SEOUL (Reuters) - North Korea has dismissed its minister of state security, a key aide to the reclusive state’s young leader, Kim Jong Un, South Korea said on Friday, in what a high-profile defector said would be another sign of a “crack in the elite” in Pyongyang if true.
Kim Won Hong was removed from office as head of the feared “bowibu”, or secret police, in mid-January apparently on charges of corruption, abuse of power and human rights abuses, Jeong Joon-hee, South Korea’s Unification Ministry spokesman, said, confirming media reports.
Jeong did not say how the South knew of Kim’s ouster. But he said there could have been further dismissals in the North where the ruling Workers’ Party’s powerful Organisation and Guidance Department was investigating the ministry of state security.
“There is always a possibility that purges continue as part of constantly strengthening power,” he told a briefing, adding punishment for Kim could be more severe depending on the outcome of the investigation, but he had been dismissed and demoted from the rank of general to major general.
Kim Jong Un became leader in 2011 after the death of his father, Kim Jong Il, and his consolidation of power has included purges and executions of top officials, South Korean officials have said.
Last year, North Korea’s vice premier for education was executed for not keeping his posture upright at a public event, South Korea said.
Thae Yong Ho, North Korea’s former deputy ambassador to London who has defected to the South, told Reuters he was not surprised by the news.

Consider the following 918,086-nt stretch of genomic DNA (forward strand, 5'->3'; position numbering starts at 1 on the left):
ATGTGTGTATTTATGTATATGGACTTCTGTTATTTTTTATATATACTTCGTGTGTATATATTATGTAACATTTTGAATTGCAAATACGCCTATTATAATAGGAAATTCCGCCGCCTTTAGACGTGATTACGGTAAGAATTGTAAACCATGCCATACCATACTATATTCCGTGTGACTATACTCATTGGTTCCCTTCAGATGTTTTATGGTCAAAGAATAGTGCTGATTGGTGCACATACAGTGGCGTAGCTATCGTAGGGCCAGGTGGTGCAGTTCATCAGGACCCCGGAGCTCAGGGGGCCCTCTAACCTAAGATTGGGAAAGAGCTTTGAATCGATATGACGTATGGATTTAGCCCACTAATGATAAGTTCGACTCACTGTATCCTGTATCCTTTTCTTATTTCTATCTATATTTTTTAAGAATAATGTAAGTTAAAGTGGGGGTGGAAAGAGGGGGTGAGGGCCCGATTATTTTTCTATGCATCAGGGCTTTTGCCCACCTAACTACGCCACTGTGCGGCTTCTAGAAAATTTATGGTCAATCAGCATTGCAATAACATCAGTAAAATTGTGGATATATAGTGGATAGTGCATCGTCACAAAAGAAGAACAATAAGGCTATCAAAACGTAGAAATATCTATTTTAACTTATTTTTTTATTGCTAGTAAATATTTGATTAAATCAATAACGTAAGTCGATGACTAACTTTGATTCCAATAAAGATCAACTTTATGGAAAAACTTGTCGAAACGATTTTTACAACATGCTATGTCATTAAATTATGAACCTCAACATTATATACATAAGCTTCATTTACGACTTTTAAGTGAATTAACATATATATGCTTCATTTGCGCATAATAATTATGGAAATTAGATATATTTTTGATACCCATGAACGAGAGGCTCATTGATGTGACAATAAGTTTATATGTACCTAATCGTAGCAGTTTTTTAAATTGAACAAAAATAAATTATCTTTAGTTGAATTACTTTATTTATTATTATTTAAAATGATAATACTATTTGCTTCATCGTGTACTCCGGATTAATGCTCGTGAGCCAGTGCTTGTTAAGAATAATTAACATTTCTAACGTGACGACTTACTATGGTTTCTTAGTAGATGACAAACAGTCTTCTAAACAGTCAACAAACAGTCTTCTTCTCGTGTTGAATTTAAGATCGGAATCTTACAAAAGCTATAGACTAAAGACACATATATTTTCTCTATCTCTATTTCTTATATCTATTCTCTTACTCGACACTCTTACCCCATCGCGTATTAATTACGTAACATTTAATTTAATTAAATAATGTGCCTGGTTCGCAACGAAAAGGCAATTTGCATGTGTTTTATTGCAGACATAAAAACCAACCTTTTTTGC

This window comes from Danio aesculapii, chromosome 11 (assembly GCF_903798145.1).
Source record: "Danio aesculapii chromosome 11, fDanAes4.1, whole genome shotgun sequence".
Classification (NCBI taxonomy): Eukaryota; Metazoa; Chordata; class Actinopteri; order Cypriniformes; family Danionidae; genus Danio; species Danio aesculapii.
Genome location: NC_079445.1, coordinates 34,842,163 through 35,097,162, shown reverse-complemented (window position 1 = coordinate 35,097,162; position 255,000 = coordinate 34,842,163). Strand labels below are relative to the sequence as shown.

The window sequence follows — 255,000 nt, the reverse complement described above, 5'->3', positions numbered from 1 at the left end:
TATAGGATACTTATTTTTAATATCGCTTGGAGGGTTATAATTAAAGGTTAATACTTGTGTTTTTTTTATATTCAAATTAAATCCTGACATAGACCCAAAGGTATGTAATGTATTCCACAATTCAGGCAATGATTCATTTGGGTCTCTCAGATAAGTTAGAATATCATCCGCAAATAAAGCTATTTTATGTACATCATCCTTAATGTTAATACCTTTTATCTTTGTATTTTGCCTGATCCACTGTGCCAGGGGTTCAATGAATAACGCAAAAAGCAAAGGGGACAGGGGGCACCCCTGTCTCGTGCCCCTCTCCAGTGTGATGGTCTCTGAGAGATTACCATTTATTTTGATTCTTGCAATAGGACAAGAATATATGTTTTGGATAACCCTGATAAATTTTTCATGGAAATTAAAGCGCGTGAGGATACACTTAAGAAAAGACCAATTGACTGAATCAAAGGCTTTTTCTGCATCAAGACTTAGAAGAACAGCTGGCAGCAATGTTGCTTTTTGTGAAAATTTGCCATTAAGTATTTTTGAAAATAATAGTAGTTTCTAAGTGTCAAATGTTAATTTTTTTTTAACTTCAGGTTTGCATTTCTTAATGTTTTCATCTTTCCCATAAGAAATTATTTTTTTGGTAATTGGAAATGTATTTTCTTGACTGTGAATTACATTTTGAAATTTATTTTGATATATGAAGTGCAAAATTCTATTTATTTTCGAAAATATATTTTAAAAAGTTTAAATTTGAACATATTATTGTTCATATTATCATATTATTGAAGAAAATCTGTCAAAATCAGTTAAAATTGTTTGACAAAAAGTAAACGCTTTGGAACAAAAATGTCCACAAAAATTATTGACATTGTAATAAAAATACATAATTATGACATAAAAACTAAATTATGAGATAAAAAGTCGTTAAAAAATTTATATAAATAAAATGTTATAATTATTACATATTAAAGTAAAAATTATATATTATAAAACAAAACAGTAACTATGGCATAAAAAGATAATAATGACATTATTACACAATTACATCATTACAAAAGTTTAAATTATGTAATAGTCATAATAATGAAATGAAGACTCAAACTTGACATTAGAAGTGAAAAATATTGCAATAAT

“I cannot confirm if the reports are true or not, but this kind of power struggle is quite normal in North Korean history. Kim Jong Il and Kim Jong Un’s style of control is always one of collective surveillance that checks the power of each organization.
“Kim Jong Un has killed too many high officials and there are a lot of complaints and dissent amongst the high elite because of it. If the demotion of Kim Won Hong is really true, then that’s another sign of a crack in the North Korean elite group.”
It is difficult to independently verify news about top officials in the North, which has angered the West with a series of missile and nuclear weapons tests in defiance of U.N. resolutions and sanctions.
Some reports of executions and purges have proved inaccurate.
North Korea rarely announces purges or executions, although state media confirmed the 2012 execution of Kim’s uncle, Jang Song Thaek, widely considered the country’s second most powerful leader, for factionalism and crimes damaging to the economy.
A former defense minister, Hyun Yong Chol, is also believed to have been executed in 2015 for treason, according to the South’s spy agency.
It said he was killed with an anti-aircraft gun.
Impoverished North Korea and the rich, democratic South are technically still at war because their 1950-53 conflict ended in a truce, not a peace treaty. The North regularly threatens to destroy the South and its main ally, the United States.
Additional reporting by Jack Kim; Editing by Nick Macfie, Robert Birsel
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